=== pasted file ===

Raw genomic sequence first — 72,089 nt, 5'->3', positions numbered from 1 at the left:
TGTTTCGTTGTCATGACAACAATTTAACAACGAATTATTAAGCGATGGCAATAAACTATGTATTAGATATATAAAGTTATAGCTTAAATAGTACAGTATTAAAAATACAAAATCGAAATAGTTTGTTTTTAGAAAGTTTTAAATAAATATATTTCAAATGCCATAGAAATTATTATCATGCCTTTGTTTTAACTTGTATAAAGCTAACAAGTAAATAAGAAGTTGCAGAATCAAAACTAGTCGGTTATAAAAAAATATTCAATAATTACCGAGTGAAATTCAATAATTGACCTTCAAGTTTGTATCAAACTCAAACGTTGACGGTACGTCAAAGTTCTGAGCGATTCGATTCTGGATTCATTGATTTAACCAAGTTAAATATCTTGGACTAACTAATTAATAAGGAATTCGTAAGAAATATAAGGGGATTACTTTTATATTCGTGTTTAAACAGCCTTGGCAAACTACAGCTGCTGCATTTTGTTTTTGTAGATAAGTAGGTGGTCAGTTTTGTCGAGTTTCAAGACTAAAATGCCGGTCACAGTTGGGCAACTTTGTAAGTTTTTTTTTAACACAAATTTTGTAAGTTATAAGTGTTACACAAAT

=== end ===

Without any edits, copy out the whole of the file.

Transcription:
Raw genomic sequence first — 72,089 nt, 5'->3', positions numbered from 1 at the left:
TGTTTCGTTGTCATGACAACAATTTAACAACGAATTATTAAGCGATGGCAATAAACTATGTATTAGATATATAAAGTTATAGCTTAAATAGTACAGTATTAAAAATACAAAATCGAAATAGTTTGTTTTTAGAAAGTTTTAAATAAATATATTTCAAATGCCATAGAAATTATTATCATGCCTTTGTTTTAACTTGTATAAAGCTAACAAGTAAATAAGAAGTTGCAGAATCAAAACTAGTCGGTTATAAAAAAATATTCAATAATTACCGAGTGAAATTCAATAATTGACCTTCAAGTTTGTATCAAACTCAAACGTTGACGGTACGTCAAAGTTCTGAGCGATTCGATTCTGGATTCATTGATTTAACCAAGTTAAATATCTTGGACTAACTAATTAATAAGGAATTCGTAAGAAATATAAGGGGATTACTTTTATATTCGTGTTTAAACAGCCTTGGCAAACTACAGCTGCTGCATTTTGTTTTTGTAGATAAGTAGGTGGTCAGTTTTGTCGAGTTTCAAGACTAAAATGCCGGTCACAGTTGGGCAACTTTGTAAGTTTTTTTTTAACACAAATTTTGTAAGTTATAAGTGTTACACAAAT